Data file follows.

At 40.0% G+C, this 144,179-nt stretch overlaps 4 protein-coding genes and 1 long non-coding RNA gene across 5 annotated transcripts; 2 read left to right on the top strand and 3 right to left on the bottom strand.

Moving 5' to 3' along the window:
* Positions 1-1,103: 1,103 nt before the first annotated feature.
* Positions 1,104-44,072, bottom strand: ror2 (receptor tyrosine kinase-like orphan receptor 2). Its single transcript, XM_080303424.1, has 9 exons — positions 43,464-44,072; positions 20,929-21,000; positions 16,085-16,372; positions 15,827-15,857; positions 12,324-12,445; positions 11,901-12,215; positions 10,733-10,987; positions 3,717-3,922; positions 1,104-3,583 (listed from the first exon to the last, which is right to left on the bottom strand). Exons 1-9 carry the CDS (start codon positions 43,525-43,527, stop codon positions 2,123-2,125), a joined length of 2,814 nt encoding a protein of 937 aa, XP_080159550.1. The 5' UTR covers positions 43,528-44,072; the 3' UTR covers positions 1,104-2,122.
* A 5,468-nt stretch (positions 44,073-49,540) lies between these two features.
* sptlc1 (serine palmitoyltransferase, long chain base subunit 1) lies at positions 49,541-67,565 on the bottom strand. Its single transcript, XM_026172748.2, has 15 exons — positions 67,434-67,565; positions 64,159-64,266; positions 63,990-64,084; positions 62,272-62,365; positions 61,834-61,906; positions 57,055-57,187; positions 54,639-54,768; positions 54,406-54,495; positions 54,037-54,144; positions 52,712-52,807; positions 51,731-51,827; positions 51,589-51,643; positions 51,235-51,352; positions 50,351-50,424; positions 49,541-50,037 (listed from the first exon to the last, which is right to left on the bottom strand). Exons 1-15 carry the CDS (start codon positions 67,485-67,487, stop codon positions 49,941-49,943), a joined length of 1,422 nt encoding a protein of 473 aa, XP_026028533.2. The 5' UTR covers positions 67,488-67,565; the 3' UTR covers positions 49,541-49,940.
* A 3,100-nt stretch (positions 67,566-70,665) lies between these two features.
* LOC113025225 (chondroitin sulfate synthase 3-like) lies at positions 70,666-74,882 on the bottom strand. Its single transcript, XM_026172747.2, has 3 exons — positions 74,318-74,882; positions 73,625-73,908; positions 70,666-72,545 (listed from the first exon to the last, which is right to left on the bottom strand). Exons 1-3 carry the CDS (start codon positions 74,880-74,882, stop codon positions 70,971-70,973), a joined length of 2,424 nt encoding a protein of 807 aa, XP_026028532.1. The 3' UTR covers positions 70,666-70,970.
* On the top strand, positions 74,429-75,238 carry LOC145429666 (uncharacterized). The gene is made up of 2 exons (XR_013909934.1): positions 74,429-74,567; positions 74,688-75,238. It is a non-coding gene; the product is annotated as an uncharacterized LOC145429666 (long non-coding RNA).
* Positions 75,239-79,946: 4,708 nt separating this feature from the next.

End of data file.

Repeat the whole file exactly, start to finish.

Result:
At 40.0% G+C, this 144,179-nt stretch overlaps 4 protein-coding genes and 1 long non-coding RNA gene across 5 annotated transcripts; 2 read left to right on the top strand and 3 right to left on the bottom strand.

Moving 5' to 3' along the window:
* Positions 1-1,103: 1,103 nt before the first annotated feature.
* Positions 1,104-44,072, bottom strand: ror2 (receptor tyrosine kinase-like orphan receptor 2). Its single transcript, XM_080303424.1, has 9 exons — positions 43,464-44,072; positions 20,929-21,000; positions 16,085-16,372; positions 15,827-15,857; positions 12,324-12,445; positions 11,901-12,215; positions 10,733-10,987; positions 3,717-3,922; positions 1,104-3,583 (listed from the first exon to the last, which is right to left on the bottom strand). Exons 1-9 carry the CDS (start codon positions 43,525-43,527, stop codon positions 2,123-2,125), a joined length of 2,814 nt encoding a protein of 937 aa, XP_080159550.1. The 5' UTR covers positions 43,528-44,072; the 3' UTR covers positions 1,104-2,122.
* A 5,468-nt stretch (positions 44,073-49,540) lies between these two features.
* sptlc1 (serine palmitoyltransferase, long chain base subunit 1) lies at positions 49,541-67,565 on the bottom strand. Its single transcript, XM_026172748.2, has 15 exons — positions 67,434-67,565; positions 64,159-64,266; positions 63,990-64,084; positions 62,272-62,365; positions 61,834-61,906; positions 57,055-57,187; positions 54,639-54,768; positions 54,406-54,495; positions 54,037-54,144; positions 52,712-52,807; positions 51,731-51,827; positions 51,589-51,643; positions 51,235-51,352; positions 50,351-50,424; positions 49,541-50,037 (listed from the first exon to the last, which is right to left on the bottom strand). Exons 1-15 carry the CDS (start codon positions 67,485-67,487, stop codon positions 49,941-49,943), a joined length of 1,422 nt encoding a protein of 473 aa, XP_026028533.2. The 5' UTR covers positions 67,488-67,565; the 3' UTR covers positions 49,541-49,940.
* A 3,100-nt stretch (positions 67,566-70,665) lies between these two features.
* LOC113025225 (chondroitin sulfate synthase 3-like) lies at positions 70,666-74,882 on the bottom strand. Its single transcript, XM_026172747.2, has 3 exons — positions 74,318-74,882; positions 73,625-73,908; positions 70,666-72,545 (listed from the first exon to the last, which is right to left on the bottom strand). Exons 1-3 carry the CDS (start codon positions 74,880-74,882, stop codon positions 70,971-70,973), a joined length of 2,424 nt encoding a protein of 807 aa, XP_026028532.1. The 3' UTR covers positions 70,666-70,970.
* On the top strand, positions 74,429-75,238 carry LOC145429666 (uncharacterized). The gene is made up of 2 exons (XR_013909934.1): positions 74,429-74,567; positions 74,688-75,238. It is a non-coding gene; the product is annotated as an uncharacterized LOC145429666 (long non-coding RNA).
* Positions 75,239-79,946: 4,708 nt separating this feature from the next.